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New Alfalfa Varieties Take Root

From the dry, freezing winters of Kazakhstan and Inner Mongolia (China), to the parched summers of central Chile, to the blistering heat of Australia, alfalfa—also known as lucerne—is the go-to crop to provide livestock with nutritious food in challenging conditions.

A research project spanning four continents has built on this tolerance to drought by crossing even more hardy wild alfalfa plants with cultivated ones.

The key findings were recently published in a special issue of Crop Science.

“We identified very high levels of diversity in wild species of alfalfa, which are adapted to a range of really unfavorable environments, and used it to develop alfalfas that do not just survive through extremes of drought, but actually grow rather well,” says the paper’s lead author Alan Humphries, Principal Research Scientist at the Department of Primary Industries and Regions research division South Australian Research and Development Institute (SARDI).

“Modern alfalfa cultivars have this difficult legacy of having been developed from a very narrow range of plants, so we went back to the beginning of the plant-breeding process and collected as much diversity from wild species around the world as practically possible,” he says.

The researchers’ collection of crop wild relatives—undomesticated distant cousins of alfalfa—included some that look quite unlike the deep-rooted, erect, perennial crop commonly grown by farmers.

The research was conducted as part of the Crop Wild Relatives (CWR) Project, an 11-year effort to collect important species of crop wild relatives globally, ensure their long-term conservation and use them to adapt agriculture to the effects of climate change.

“Drought and extreme heat are becoming more frequent, so it’s essential to help the commercial varieties of crops adapt,” says project leader Benjamin Kilian of the Crop Trust. “Using crop wild relatives for this is extremely challenging work because tolerance to environmental stresses like heat, drought and salinity are very complex traits, but we need all the diversity we can get.”

Given this complexity, it’s particularly significant that research conducted in partnership with the CWR Project made advances in a range of other crops too, as reported in the series of papers included in the special issue.

In the case of eggplant, researchers evaluated drought tolerance in both wild and domesticated plants to better identify plants that would be useful in the breeding process. They also found that the plants’ mechanisms for drought tolerance varied, providing different options for further breeding.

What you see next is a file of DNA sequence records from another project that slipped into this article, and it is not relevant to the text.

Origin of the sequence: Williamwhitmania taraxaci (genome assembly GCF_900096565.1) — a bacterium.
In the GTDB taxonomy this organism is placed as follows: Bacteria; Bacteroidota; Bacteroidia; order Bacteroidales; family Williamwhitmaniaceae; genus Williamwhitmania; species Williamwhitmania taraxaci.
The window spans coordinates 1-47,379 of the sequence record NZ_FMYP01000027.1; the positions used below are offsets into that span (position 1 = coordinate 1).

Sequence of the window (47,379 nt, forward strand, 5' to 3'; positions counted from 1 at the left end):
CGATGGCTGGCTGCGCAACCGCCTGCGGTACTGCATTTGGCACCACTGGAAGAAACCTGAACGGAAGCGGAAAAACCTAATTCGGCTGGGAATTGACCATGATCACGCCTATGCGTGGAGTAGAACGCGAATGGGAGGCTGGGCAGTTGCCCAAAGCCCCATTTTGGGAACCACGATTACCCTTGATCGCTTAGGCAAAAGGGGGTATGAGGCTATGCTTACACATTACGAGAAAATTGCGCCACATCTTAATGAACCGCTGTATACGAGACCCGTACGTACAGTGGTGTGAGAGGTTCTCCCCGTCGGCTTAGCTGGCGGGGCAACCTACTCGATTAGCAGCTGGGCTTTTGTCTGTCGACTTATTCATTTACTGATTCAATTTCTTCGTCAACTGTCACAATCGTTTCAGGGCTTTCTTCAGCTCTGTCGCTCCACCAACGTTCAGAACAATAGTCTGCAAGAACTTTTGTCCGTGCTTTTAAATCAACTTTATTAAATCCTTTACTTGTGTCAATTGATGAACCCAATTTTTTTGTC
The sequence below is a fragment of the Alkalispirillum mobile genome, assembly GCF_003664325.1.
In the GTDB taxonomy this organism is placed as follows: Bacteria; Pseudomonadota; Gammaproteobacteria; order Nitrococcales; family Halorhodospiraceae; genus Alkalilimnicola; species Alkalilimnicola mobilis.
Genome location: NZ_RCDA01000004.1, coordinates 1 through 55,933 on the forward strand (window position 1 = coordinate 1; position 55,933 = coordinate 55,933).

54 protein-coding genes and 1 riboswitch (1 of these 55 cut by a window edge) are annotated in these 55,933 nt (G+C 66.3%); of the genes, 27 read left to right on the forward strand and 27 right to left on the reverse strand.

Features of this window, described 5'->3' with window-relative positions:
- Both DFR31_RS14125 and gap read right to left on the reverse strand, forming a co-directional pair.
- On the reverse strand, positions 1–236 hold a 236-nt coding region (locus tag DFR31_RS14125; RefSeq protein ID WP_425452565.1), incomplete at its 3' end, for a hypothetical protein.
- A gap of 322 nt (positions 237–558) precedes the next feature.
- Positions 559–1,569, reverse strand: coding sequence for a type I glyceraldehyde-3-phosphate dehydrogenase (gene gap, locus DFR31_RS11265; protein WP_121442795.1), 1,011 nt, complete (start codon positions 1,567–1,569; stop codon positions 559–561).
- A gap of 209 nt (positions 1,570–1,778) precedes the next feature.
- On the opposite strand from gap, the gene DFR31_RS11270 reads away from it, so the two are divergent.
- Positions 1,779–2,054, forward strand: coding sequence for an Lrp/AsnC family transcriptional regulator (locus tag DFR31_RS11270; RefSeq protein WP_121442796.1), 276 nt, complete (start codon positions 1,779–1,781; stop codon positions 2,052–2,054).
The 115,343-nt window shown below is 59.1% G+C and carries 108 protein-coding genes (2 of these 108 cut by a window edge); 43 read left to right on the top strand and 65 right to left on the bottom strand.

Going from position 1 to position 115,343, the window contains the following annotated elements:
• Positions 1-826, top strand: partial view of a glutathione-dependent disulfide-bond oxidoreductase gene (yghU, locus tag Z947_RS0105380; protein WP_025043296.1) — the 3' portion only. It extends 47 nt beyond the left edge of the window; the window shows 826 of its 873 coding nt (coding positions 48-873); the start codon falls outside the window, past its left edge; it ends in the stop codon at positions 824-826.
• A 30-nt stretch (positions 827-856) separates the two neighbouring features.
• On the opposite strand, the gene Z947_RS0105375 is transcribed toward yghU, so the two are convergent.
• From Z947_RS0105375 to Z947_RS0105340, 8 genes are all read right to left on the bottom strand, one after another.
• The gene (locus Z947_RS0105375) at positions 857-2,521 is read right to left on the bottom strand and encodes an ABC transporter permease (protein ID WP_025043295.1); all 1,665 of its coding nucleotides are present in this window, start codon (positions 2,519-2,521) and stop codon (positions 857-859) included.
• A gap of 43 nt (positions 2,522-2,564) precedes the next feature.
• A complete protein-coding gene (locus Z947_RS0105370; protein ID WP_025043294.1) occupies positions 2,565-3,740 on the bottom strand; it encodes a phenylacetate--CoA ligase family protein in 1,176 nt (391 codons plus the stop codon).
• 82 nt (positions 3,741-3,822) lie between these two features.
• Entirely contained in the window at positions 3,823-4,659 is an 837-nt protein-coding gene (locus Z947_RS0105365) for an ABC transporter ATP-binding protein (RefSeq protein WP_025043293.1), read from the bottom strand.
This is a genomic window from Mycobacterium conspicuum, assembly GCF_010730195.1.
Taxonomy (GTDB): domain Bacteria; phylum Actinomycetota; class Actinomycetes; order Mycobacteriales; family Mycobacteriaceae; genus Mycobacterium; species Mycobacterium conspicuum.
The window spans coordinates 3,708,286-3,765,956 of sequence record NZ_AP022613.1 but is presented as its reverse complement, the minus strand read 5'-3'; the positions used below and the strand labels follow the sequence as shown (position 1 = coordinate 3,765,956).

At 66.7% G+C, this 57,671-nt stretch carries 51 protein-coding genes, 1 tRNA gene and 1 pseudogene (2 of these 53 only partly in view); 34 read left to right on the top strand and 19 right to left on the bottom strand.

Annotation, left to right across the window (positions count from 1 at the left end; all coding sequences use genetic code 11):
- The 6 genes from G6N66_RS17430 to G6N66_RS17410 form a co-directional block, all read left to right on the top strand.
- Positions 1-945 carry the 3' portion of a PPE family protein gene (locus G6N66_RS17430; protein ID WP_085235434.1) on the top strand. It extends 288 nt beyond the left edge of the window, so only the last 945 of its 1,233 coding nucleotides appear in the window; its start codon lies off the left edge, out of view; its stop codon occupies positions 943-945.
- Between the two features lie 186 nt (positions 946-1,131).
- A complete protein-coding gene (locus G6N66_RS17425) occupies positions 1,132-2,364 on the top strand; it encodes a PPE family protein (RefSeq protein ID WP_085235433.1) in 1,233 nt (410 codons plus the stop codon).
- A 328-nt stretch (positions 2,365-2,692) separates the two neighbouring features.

In durum wheat, researchers succeeded in developing hybrids with improved tolerance to both drought and heat.

“Our findings demonstrate that wheat wild relatives have great potential for providing genes that can help plants better tolerate heat and drought,” says Hafid Aberkane of ICARDA in Morocco, lead author of the paper on durum wheat. “The work we are doing with wild relatives pays off in farmers’ fields.”

While wild plants can have many desirable genetic traits, including resilience in extreme environments, they can also have undesirable traits, like small seeds or fragile ears.

In the case of alfalfa, some breeding lines derived from crop wild relatives aced their tests— one example is the variety Zhongcao No. 3, released in Inner Mongolia in 2019, which can survive extremely harsh winters.

And in Kazakhstan, Chile and China, alfalfa varieties with improved drought tolerance are already helping smallholder farmers.

All newly collected wild relatives and the most important plants derived from crossing them with domesticated alfalfa—a process called pre-breeding—are freely available for use in alfalfa improvement programs, upon request from the Australian Pastures Genebank, of which Humphries is the curator.

Some requests have already been made and Humphries is keen to see what happens next.

“One of the requests was from Ladakh in India, which is close to the Himalayas, so it’s likely to require high levels of cold tolerance,” he says. “We’re really excited to see how the germplasm that performed well in Kazakhstan and Inner Mongolia does in that environment.”


The next blog post in this series will cover research published in the recent special issue of Crop Science on characterizing and evaluating multiple traits in crop wild relatives.

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